Arson is suspected in some recent fires in Evansville including a fire Wednesday morning in a vacant house.
14 News learns more about how investigators determine whether a fire is deliberately set and how they go about catching the arsonist.
It's something that keeps Evansville firefighters, fire investigators and police busy - putting out fires that are deliberately set and then trying to catch the person or people responsible. That's the most difficult part of the equation.
Fire investigator Roger Griffin says, "About 25 percent, 25-plus percent, of the fire [runs] we make are set by human beings some way or the another."
One-fourth of all runs in Evansville are to fight deliberately set fires.
Around 5:30 a.m. Wednesday, firefighters were called to Madison and Governor where fire damaged two vacant homes; one of which was fully engulfed when they arrived.
Fire investigator Jesse Storey says, "Anytime you have vacant structures, [you] have the potential for vandalism and arson, and early indications is that's the situation we have here."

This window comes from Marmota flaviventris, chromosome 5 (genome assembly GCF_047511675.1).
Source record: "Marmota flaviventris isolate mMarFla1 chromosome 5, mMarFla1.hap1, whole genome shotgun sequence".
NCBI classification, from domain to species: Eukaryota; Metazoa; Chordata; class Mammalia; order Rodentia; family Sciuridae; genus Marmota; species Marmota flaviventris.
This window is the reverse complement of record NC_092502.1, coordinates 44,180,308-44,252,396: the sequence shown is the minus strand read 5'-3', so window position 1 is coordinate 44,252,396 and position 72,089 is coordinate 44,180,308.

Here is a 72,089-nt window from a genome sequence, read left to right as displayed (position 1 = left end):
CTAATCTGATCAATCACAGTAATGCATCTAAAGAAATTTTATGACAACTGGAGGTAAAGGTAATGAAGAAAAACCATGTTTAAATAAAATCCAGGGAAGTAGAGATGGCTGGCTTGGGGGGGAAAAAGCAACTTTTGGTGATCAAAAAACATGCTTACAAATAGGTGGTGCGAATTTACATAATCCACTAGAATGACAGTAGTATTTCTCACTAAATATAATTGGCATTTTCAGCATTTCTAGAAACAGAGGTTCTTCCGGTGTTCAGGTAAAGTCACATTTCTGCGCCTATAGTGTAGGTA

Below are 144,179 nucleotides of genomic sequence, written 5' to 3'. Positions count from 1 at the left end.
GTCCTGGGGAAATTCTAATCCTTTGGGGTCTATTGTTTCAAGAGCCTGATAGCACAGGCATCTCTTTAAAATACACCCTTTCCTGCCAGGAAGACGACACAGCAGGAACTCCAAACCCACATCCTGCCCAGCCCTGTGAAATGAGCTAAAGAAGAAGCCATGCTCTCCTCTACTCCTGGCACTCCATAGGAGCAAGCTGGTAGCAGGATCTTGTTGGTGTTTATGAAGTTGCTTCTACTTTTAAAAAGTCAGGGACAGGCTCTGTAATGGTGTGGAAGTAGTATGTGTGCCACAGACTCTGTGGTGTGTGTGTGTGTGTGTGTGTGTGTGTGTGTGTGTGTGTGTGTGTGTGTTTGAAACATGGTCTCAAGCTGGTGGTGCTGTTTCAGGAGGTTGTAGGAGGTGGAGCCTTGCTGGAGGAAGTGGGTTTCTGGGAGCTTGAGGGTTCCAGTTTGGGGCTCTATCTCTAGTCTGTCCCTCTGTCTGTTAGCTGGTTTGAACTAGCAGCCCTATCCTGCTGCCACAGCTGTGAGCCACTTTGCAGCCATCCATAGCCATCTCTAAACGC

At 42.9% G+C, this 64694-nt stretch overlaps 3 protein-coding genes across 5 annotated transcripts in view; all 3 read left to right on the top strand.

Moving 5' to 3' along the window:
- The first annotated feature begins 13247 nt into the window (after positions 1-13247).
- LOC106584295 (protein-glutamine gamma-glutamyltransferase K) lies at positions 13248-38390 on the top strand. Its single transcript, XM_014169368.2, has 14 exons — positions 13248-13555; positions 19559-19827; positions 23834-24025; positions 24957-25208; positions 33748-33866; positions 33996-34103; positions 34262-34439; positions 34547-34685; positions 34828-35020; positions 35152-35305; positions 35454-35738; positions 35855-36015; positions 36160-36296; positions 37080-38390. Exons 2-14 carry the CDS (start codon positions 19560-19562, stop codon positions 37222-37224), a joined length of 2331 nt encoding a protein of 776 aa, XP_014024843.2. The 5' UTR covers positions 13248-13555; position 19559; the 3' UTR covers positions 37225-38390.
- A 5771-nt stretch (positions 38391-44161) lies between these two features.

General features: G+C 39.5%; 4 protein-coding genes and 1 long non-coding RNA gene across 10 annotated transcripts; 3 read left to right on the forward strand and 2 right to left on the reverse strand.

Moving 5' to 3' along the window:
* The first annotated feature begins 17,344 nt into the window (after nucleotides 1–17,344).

There have been several other suspicious house fires in this area including one on Fourth Street involving a duplex; four structures were damaged.
Storey says, "Right now, we're working this as a suspicious fire. [There are] some very suspicious circumstances going on that both the fire department and police department are doing a coordinated investigation with."
These fires are keeping Evansville fire investigators and police investigators busy - not so much determining that arson has been committed but making an arrest.
"Arson, of course, is a crime that is not hard to prove at the fire scene; we've got an arson. But it's hard to prove who basically did it because usually the person works alone," says Griffin.
Evansville fire investigators say once they determine if a fire is caused by arson, they turn that information over to police. If the responsible party is caught, it could mean jail time.